Mixed picture in Georgia as diplomatic efforts for peace continue (Roundup)August 15th, 2008 - 12:06 am ICT by IANS
Tbilisi/Moscow, Aug 14 (DPA) The situation in Georgia was one of mixed developments on the ground Thursday amid conflicting reports about ongoing Russian military actions despite the ceasefire and apparent delays in handing police powers back over to the Georgian police in northern city of Gori. On the diplomatic front, Russia and the US exchanged tough comments while US Secretary of State Condoleezza Rice headed to Tbilisi in a show of American solidarity with Georgia. Rice first landed in France for consultations with President Nicolas Sarkozy.
At the same time, in a development signalling a further move in the direction of a breakoff from Georgia, the leaders of South Ossetia and Abkhazia signed the ceasefire agreement for the southern Caucasus region.
With Russian President Dmitry Medvedev looking on, the internationally-unrecognised leaders of South Ossetia and Abkhazia, Eduard Kokoity and Sergei Bagapsh, signed the document, the Interfax agency said.
At the occasion, Medvedev expressed his understanding for the two regions’ desire to break away from Georgia, and pledged that “Russia will support every decision by the people of South Ossetia and Abkhazia”.
In Vienna, Georgia accused Russia of still operating in territories of western Georgia and placing mines there. Georgia’s ambassador to the Organization for Security and Cooperation in Europe (OSCE) alleged Thursday.
“Despite the fact of the Russian Federation president’s decision to withdraw its forces, still they are coming and occupying parts of Georgia,” Ambassador Victor Dolidze told reporters. As Russia was mining these territories, “we are very close to a humanitarian catastrophe”.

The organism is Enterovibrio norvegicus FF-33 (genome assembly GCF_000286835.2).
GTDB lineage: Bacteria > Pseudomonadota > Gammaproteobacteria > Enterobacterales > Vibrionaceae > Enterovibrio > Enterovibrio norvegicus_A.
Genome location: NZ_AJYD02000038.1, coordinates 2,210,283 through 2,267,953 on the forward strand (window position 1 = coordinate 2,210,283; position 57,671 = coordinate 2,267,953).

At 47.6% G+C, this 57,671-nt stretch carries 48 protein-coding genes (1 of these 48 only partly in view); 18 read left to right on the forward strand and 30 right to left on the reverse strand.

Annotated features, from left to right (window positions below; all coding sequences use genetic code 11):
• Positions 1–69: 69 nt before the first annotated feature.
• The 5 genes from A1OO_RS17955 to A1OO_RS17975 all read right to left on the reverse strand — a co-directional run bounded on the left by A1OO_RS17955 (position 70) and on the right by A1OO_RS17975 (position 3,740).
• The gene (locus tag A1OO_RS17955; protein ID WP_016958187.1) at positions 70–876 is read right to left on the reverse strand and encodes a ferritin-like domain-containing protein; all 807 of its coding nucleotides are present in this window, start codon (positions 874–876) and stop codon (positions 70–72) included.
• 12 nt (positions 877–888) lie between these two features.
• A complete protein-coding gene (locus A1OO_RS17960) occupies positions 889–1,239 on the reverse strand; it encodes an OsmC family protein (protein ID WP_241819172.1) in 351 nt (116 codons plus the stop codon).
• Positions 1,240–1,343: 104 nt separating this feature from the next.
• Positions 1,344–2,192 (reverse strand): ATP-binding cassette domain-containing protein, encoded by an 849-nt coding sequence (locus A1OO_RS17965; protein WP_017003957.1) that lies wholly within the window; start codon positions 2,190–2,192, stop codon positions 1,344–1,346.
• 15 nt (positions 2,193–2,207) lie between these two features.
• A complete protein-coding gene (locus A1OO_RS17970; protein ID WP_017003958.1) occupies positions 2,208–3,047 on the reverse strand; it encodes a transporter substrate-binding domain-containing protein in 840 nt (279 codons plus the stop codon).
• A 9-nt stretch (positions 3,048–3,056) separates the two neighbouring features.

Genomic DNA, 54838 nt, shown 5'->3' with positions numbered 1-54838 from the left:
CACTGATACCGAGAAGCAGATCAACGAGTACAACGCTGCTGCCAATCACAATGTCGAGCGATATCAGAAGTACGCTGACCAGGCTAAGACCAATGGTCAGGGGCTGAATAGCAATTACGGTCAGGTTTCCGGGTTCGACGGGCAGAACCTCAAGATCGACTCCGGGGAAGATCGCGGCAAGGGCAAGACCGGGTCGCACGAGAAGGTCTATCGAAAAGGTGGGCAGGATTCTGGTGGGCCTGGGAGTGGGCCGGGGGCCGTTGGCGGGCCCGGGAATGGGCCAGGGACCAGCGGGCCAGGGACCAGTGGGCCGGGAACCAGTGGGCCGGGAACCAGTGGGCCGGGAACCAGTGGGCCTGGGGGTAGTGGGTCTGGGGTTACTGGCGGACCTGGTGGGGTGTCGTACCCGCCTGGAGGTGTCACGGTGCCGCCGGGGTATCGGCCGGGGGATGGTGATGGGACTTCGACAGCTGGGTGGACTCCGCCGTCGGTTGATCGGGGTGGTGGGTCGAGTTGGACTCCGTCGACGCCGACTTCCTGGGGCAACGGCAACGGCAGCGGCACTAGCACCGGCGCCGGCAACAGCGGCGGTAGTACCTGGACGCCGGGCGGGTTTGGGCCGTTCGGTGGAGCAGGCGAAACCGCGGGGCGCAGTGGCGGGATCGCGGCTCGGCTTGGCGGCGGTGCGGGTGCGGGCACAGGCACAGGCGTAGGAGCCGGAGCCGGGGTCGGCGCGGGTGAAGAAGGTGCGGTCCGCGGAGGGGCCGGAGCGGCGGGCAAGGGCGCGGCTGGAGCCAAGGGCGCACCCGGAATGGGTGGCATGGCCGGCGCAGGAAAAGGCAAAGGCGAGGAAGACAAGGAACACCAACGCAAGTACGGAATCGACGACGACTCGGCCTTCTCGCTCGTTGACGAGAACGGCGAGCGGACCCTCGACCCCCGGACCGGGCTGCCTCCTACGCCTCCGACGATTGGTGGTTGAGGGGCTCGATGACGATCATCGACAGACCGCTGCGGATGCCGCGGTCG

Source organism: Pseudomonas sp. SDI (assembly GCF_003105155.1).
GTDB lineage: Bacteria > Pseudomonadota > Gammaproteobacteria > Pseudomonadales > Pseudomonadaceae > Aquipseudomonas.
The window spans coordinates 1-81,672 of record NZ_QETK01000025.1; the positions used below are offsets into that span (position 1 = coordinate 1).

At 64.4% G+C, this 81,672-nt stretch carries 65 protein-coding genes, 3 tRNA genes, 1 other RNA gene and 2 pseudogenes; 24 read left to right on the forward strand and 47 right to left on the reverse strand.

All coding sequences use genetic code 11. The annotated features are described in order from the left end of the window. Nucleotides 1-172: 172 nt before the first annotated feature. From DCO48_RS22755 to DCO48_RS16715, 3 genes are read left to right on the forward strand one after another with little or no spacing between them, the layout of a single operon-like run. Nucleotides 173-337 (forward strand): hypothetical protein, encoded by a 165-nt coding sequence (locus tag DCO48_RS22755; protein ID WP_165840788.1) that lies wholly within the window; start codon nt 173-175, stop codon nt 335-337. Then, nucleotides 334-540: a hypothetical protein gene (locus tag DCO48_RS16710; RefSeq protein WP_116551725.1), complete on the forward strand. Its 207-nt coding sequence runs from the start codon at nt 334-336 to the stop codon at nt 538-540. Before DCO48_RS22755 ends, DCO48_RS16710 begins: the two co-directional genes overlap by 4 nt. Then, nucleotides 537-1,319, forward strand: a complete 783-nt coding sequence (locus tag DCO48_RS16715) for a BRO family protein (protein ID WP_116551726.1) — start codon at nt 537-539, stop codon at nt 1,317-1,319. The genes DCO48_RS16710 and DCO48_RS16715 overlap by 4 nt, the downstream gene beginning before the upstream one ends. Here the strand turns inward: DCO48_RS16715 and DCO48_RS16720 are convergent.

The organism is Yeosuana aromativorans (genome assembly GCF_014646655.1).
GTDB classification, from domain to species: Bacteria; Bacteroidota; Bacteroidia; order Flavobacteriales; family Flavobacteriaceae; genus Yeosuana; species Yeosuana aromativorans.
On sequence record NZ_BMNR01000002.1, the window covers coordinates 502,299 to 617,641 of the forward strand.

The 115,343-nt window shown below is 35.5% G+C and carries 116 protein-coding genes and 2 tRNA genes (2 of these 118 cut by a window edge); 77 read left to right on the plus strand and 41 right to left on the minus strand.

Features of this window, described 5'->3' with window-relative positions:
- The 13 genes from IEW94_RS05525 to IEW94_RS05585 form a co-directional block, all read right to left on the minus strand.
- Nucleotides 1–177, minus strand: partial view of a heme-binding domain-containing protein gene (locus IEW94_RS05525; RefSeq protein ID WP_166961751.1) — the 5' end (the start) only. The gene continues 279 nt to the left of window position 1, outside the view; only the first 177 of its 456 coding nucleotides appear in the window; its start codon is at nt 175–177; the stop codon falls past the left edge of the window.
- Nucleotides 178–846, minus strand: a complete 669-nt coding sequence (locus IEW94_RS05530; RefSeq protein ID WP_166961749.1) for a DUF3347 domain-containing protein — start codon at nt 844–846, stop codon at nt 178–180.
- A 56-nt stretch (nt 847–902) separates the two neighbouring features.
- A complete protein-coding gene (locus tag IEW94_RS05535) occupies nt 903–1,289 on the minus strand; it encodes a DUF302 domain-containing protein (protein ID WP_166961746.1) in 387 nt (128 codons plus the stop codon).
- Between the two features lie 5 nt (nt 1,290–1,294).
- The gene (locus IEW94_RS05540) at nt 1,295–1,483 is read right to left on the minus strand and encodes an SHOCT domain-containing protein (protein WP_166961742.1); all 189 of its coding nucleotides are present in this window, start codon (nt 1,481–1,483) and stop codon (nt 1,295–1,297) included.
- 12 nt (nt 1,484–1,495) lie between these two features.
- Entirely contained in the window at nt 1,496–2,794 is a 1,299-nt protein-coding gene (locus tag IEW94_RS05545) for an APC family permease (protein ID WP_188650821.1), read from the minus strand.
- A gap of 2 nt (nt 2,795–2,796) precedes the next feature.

In Geneva, Georgia and Russia traded accusations against each other before the United Nations disarmament negotiating body, the Conference on Disarmament said.
Georgia accused Russia of “serious violations of international human rights”, while Russia accused Georgia of “ethnic cleansing” and genocide, the conference said.
In Tbilisi, the Georgian parliament decided Thursday to pull the country out of the Commonwealth of Independent States (CIS) as a result of the hostilities with Russia.
Founded in 1991 after the break-up of the former Soviet Union, the CIS is comprised of all the former Soviet republics except for the three Baltic states of Latvia, Estonia and Lithuania.
Amid the diplomatic and political moves, the situation regarding Russian military actions in Georgia remained unclear. In Tbilisi, Georgia authorities said Russian forces were continuing to destroy Georgia’s military facilities.
The internet agency Civil Georgia cited Georgian border guards as saying that Russian soldiers had again entered the Black Sea port city of Poti and destroyed the radar facilities there.
Meanwhile Georgian radio said that in the city of Senaki, near the border with the breakaway province Abkhazia, Russian troops had cleared out Georgian munitions depots, with loud explosions being heard. The radio’s reporter surmised that part of the munitions were being destroyed.
In Gori, 60 km north of Tbilisi, negotiations were meanwhile continuing over the return of Georgian police to the city. Georgian police vans were parked in a row on the city’s outskirts.
Earlier, the Russian defence ministry had said that during the course of the day, Georgian police would again be placed in charge of controlling the city.
According to a report by the Itar-Tass agency in Tbilisi, Georgia’s interior ministry said that its own police had started to return to the city, but then left again in the face of a stepped-up Russian military presence.
The day’s developments had been preceded by a war of words between Washington and Moscow. Secretary of State Rice, prior to her departure for France and then Georgia, warned Moscow that violations of the ceasefire accord would lead to Russia’s deeper isolation.
Russia for its part demanded that the US commit itself to its partnership with Moscow and to distance itself from Georgia.
Foreign Minister Sergei Lavrov said US demands for Georgian territorial integrity was no longer acceptable to Moscow and that such a demand as a precondition for further negotiations was deeply insulting to the people in the breakaway region of South Ossetia.
But at the same time, Russia signalled it would not interfere in the aid shipments to Georgia carried out by the US military.
The Interfax agency cited an anonymous Russian government source as saying Russia did not aim to undertake anything against the shipments, which began Wednesday with the first arrival of a C-17 Galaxy transport plane.
“As far as we know, the military plane are carrying exclusively medicine and aid products,” the source told Interfax.